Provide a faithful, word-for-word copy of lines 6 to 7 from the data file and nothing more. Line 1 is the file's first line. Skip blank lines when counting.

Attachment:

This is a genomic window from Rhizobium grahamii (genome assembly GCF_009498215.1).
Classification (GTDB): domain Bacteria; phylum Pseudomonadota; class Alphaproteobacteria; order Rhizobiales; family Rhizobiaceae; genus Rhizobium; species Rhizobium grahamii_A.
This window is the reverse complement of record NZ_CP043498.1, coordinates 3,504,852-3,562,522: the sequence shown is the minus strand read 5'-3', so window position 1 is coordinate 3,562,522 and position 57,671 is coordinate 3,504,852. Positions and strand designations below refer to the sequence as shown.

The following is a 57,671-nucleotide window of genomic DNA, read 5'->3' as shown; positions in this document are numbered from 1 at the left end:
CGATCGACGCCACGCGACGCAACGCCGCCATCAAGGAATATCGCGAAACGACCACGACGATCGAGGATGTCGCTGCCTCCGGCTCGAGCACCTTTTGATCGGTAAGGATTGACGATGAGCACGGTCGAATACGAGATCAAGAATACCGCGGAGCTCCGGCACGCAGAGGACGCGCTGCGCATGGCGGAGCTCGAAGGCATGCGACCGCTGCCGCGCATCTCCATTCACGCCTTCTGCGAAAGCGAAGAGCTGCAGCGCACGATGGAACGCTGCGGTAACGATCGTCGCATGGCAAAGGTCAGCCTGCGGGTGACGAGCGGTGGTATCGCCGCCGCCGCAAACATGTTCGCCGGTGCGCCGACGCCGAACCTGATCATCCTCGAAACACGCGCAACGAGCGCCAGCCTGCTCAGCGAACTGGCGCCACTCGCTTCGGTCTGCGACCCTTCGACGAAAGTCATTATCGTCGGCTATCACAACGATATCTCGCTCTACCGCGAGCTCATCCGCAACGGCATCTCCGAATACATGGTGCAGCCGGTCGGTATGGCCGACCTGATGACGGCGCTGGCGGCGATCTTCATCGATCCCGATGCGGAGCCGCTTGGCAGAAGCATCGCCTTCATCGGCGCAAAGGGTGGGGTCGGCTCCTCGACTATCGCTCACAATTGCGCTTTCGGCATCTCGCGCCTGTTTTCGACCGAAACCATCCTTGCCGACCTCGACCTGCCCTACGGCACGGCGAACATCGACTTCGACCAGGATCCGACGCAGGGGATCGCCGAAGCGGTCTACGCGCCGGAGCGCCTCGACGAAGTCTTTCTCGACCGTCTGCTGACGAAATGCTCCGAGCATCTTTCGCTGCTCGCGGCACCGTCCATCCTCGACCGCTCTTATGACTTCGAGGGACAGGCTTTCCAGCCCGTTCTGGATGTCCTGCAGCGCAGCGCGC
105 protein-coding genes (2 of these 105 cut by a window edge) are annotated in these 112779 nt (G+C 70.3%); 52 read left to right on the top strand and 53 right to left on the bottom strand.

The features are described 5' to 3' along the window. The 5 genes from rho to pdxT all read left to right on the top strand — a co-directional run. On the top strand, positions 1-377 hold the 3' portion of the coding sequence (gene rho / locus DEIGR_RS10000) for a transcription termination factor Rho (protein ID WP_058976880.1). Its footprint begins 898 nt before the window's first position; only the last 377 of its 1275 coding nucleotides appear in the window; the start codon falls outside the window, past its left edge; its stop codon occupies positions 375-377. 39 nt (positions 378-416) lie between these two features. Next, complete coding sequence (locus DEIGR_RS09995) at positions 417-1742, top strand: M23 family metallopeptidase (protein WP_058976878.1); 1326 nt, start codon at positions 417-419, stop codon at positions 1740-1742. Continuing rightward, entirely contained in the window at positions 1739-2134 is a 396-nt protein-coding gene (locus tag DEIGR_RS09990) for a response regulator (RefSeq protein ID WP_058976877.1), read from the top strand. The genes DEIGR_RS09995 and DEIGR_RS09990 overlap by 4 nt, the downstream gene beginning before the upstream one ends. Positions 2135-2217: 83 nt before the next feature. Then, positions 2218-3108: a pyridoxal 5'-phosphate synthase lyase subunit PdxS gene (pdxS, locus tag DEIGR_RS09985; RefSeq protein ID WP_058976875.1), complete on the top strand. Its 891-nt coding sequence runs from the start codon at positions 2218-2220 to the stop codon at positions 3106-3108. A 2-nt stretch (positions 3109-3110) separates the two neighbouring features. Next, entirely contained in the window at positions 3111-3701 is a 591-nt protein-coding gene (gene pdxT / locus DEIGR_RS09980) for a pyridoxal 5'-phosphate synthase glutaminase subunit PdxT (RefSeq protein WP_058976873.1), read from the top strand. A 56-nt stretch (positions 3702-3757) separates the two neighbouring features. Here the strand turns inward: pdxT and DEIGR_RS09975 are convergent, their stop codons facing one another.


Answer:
105 protein-coding genes (2 of these 105 cut by a window edge) are annotated in these 112779 nt (G+C 70.3%); 52 read left to right on the top strand and 53 right to left on the bottom strand.

The features are described 5' to 3' along the window. The 5 genes from rho to pdxT all read left to right on the top strand — a co-directional run. On the top strand, positions 1-377 hold the 3' portion of the coding sequence (gene rho / locus DEIGR_RS10000) for a transcription termination factor Rho (protein ID WP_058976880.1). Its footprint begins 898 nt before the window's first position; only the last 377 of its 1275 coding nucleotides appear in the window; the start codon falls outside the window, past its left edge; its stop codon occupies positions 375-377. 39 nt (positions 378-416) lie between these two features. Next, complete coding sequence (locus DEIGR_RS09995) at positions 417-1742, top strand: M23 family metallopeptidase (protein WP_058976878.1); 1326 nt, start codon at positions 417-419, stop codon at positions 1740-1742. Continuing rightward, entirely contained in the window at positions 1739-2134 is a 396-nt protein-coding gene (locus tag DEIGR_RS09990) for a response regulator (RefSeq protein ID WP_058976877.1), read from the top strand. The genes DEIGR_RS09995 and DEIGR_RS09990 overlap by 4 nt, the downstream gene beginning before the upstream one ends. Positions 2135-2217: 83 nt before the next feature. Then, positions 2218-3108: a pyridoxal 5'-phosphate synthase lyase subunit PdxS gene (pdxS, locus tag DEIGR_RS09985; RefSeq protein ID WP_058976875.1), complete on the top strand. Its 891-nt coding sequence runs from the start codon at positions 2218-2220 to the stop codon at positions 3106-3108. A 2-nt stretch (positions 3109-3110) separates the two neighbouring features. Next, entirely contained in the window at positions 3111-3701 is a 591-nt protein-coding gene (gene pdxT / locus DEIGR_RS09980) for a pyridoxal 5'-phosphate synthase glutaminase subunit PdxT (RefSeq protein WP_058976873.1), read from the top strand. A 56-nt stretch (positions 3702-3757) separates the two neighbouring features. Here the strand turns inward: pdxT and DEIGR_RS09975 are convergent, their stop codons facing one another.